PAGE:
Flawed forensics in criminal trials overlooked in push to reform expert witness rules

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REUTERS/Chip East

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(Reuters) - The federal judiciary is considering changing the rules of evidence to make it harder for “expert” witnesses to present pseudo-scientific and unreliable evidence at trials.

The process has been largely centered on concerns from corporate defense lawyers about civil cases and torts – litigation against big businesses, often over injuries allegedly caused by drug and other consumer products.

But the more important reasons to change the Federal Rules of Evidence regarding expert witnesses are in the criminal law realm.

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Nationwide and systemic problems in forensic sciences have been documented over several decades in various studies, and numerous public scandals related to false convictions, often enabled by state crime labs.

The Federal Bureau of Investigation’s crime lab, touted as the best in the world, stopped using bullet lead examinations in 2005 after a report concluded there was no scientific basis for matching a particular bullet at a crime scene with an unused batch of ammunition. The FBI had used compositional bullet lead analysis since the 1960s.

Since then, the country’s leading scientific advisory bodies have found that some routinely used forensics methods are wholly unsubstantiated and lack a scientific foundation.

The National Academy of Sciences conducted the most comprehensive review to date of forensics in the United States. It concluded in a 2009 report that many methods are routinely “introduced in criminal trials without any meaningful scientific validation, determination of error rates, or reliability testing to explain the limits of the discipline.”

The study also found that “prosecutors usually have an advantage over most defendants in offering expert testimony in criminal cases,” while both sides have about equal access to experts in civil cases.

“The research shows a clear divide between how courts treat scientific evidence in toxic tort cases, for example, and how they treat it in criminal cases,” said Edward Cheng, a professor at Vanderbilt Law School who served as a commentator on panels designed to aid the judiciary’s efforts to amend the expert witness rule. “Basically, they tend to be very lax about letting in forensic stuff in the criminal context, whereas they’re defendant-friendly on the tort side.”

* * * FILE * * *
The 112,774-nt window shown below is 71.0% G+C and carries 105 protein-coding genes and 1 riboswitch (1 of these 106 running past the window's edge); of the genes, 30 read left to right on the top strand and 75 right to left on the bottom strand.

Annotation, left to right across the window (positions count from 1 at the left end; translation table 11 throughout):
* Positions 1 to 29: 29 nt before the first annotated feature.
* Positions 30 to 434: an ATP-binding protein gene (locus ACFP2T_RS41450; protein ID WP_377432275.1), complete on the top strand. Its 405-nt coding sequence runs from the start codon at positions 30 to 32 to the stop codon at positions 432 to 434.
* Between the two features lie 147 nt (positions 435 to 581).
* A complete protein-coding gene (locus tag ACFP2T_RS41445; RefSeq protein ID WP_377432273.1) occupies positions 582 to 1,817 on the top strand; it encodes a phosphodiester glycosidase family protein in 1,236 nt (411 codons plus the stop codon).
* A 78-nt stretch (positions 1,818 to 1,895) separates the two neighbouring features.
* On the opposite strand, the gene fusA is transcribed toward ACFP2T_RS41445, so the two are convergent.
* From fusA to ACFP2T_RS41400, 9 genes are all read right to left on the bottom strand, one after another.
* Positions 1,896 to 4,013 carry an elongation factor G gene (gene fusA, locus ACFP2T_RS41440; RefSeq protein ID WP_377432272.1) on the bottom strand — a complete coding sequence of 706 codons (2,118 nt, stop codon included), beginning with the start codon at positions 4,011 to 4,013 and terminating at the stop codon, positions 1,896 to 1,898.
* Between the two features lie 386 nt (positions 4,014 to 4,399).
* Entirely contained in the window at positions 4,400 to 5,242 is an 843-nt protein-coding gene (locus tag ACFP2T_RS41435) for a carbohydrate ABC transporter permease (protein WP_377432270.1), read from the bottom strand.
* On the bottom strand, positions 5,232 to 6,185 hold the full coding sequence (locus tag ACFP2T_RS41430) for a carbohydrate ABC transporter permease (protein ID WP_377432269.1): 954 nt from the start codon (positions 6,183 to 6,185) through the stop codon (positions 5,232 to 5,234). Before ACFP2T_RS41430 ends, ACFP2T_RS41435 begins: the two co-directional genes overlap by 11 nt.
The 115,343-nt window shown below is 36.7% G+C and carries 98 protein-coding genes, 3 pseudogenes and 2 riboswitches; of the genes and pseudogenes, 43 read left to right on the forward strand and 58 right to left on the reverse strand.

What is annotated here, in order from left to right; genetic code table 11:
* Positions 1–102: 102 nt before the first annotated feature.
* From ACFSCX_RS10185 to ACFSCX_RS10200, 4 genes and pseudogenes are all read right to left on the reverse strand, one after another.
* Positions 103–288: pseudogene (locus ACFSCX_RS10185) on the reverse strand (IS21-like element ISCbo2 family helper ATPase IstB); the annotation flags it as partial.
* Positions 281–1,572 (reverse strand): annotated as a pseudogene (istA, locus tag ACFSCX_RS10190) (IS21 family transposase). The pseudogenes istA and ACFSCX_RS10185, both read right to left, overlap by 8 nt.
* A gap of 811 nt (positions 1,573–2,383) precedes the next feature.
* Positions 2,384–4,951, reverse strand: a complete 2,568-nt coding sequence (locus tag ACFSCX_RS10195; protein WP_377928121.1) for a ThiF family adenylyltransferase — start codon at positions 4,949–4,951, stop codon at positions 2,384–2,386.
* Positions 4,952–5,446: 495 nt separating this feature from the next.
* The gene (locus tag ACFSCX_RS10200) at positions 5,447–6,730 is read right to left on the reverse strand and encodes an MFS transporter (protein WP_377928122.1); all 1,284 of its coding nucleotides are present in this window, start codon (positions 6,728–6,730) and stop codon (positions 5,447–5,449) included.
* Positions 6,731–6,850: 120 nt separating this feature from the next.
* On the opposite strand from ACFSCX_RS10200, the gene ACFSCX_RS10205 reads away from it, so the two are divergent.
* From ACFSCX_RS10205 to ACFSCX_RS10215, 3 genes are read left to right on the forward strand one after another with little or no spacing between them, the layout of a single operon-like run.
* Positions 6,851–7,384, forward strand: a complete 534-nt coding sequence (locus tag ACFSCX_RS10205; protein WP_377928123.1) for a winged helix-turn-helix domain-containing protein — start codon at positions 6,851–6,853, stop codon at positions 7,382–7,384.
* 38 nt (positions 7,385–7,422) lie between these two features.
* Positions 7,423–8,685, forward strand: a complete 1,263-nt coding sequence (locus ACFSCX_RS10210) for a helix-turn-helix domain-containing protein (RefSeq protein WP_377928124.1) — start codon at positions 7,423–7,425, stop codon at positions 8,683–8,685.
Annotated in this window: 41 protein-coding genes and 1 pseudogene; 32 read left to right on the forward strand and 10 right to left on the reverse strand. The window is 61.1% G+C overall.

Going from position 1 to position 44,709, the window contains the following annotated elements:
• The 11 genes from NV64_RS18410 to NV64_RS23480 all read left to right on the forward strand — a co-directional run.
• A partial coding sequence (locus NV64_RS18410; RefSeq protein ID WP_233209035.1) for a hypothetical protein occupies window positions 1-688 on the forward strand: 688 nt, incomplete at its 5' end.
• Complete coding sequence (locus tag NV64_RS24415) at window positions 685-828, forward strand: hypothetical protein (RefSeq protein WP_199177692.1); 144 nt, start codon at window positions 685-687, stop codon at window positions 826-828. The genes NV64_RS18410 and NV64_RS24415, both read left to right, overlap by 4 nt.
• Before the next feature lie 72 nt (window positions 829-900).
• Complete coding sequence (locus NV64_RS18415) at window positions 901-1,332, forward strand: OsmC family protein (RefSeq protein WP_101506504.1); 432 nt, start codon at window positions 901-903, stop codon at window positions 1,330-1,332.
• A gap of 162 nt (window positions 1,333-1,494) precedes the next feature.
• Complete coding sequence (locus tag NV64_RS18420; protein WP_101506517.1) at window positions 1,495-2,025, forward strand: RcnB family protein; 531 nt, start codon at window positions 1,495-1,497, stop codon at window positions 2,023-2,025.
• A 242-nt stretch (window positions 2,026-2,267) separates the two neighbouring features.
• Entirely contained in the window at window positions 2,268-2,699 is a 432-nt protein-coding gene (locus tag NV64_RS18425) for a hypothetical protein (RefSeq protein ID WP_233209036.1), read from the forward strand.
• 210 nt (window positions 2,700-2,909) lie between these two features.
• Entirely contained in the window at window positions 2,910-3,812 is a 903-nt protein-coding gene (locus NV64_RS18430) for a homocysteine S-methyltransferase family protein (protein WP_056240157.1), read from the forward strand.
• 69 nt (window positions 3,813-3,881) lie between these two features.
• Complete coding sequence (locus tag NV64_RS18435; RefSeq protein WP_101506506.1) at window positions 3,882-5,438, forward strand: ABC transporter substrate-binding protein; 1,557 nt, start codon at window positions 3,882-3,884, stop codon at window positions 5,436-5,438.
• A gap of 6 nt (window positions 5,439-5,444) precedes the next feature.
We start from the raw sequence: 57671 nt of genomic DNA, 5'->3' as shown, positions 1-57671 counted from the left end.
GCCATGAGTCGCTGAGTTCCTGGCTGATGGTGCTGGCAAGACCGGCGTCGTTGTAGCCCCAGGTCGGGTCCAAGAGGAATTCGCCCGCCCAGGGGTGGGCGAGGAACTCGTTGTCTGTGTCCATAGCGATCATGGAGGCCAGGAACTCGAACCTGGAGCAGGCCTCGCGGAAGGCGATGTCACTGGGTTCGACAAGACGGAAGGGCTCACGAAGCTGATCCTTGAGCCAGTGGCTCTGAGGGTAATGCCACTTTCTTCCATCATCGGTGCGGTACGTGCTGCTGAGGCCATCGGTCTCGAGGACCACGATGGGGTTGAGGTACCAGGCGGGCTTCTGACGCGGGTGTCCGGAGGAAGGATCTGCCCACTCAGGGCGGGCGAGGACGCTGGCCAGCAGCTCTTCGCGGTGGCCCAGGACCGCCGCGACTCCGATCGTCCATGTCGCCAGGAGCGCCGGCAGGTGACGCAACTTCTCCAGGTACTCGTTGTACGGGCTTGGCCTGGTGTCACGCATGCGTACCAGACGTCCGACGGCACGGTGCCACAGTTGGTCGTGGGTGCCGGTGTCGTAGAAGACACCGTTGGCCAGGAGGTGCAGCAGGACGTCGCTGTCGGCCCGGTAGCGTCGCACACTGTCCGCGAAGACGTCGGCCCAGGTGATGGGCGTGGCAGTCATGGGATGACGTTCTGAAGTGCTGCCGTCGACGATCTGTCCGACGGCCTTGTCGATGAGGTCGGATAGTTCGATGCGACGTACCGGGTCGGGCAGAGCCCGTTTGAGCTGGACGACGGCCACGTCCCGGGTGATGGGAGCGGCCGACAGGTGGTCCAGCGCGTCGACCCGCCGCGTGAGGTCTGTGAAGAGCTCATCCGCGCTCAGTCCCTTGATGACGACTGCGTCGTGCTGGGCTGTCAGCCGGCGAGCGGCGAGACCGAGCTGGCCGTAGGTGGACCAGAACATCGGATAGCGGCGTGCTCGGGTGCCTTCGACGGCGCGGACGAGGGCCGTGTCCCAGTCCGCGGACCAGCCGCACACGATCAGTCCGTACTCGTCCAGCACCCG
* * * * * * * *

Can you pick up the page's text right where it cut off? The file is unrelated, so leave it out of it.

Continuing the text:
A review by the President’s Council of Advisors on Science and Technology in 2016 also concluded that certain forensic fields aren't grounded in science. It was that 2016 report, in part, that led the courts to appoint a subcommittee and spend four years considering possible amendments to the expert testimony rule, according to a May 2021 memo by Judge Patrick Schiltz, chair of the federal judiciary’s Advisory Committee on Evidence Rules.

So, then, why is the federal judiciary focused on civil cases in considering changes to expert testimony?

No doubt, tort cases are high-stakes, often implicating millions of dollars, and depend in large part on medicinal and other kinds of scientific and technical expertise. But they aren’t usually matters of life or death, or freedom or imprisonment – and they don’t reflect on the integrity of the justice system in quite the same way as a doubtful, or wrongful, conviction.

A spokesperson for the Administrative Office of the U.S. Courts referred me to the reports and materials produced by the rules committees. The office didn't respond to my specific questions for this column.